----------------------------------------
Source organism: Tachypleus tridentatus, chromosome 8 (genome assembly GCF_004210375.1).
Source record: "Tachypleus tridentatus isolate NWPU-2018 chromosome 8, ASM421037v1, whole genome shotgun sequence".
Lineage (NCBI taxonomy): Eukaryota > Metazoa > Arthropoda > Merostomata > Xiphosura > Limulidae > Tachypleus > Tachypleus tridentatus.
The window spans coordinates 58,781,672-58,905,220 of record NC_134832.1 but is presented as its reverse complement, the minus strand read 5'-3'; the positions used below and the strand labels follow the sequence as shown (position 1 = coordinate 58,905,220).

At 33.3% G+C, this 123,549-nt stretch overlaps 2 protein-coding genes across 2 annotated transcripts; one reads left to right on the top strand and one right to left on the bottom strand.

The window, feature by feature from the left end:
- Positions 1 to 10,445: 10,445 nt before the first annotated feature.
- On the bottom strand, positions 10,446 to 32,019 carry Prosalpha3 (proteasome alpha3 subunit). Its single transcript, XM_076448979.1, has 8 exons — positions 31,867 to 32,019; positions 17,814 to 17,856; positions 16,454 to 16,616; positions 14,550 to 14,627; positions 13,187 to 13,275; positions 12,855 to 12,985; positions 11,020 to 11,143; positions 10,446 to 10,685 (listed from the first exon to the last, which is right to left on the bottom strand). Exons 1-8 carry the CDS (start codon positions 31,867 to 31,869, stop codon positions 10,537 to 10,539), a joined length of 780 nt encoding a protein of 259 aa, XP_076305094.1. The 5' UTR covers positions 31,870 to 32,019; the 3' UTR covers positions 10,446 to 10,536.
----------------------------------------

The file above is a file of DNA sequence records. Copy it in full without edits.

Source organism: Tachypleus tridentatus, chromosome 8 (genome assembly GCF_004210375.1).
Source record: "Tachypleus tridentatus isolate NWPU-2018 chromosome 8, ASM421037v1, whole genome shotgun sequence".
Lineage (NCBI taxonomy): Eukaryota > Metazoa > Arthropoda > Merostomata > Xiphosura > Limulidae > Tachypleus > Tachypleus tridentatus.
The window spans coordinates 58,781,672-58,905,220 of record NC_134832.1 but is presented as its reverse complement, the minus strand read 5'-3'; the positions used below and the strand labels follow the sequence as shown (position 1 = coordinate 58,905,220).

At 33.3% G+C, this 123,549-nt stretch overlaps 2 protein-coding genes across 2 annotated transcripts; one reads left to right on the top strand and one right to left on the bottom strand.

The window, feature by feature from the left end:
- Positions 1 to 10,445: 10,445 nt before the first annotated feature.
- On the bottom strand, positions 10,446 to 32,019 carry Prosalpha3 (proteasome alpha3 subunit). Its single transcript, XM_076448979.1, has 8 exons — positions 31,867 to 32,019; positions 17,814 to 17,856; positions 16,454 to 16,616; positions 14,550 to 14,627; positions 13,187 to 13,275; positions 12,855 to 12,985; positions 11,020 to 11,143; positions 10,446 to 10,685 (listed from the first exon to the last, which is right to left on the bottom strand). Exons 1-8 carry the CDS (start codon positions 31,867 to 31,869, stop codon positions 10,537 to 10,539), a joined length of 780 nt encoding a protein of 259 aa, XP_076305094.1. The 5' UTR covers positions 31,870 to 32,019; the 3' UTR covers positions 10,446 to 10,536.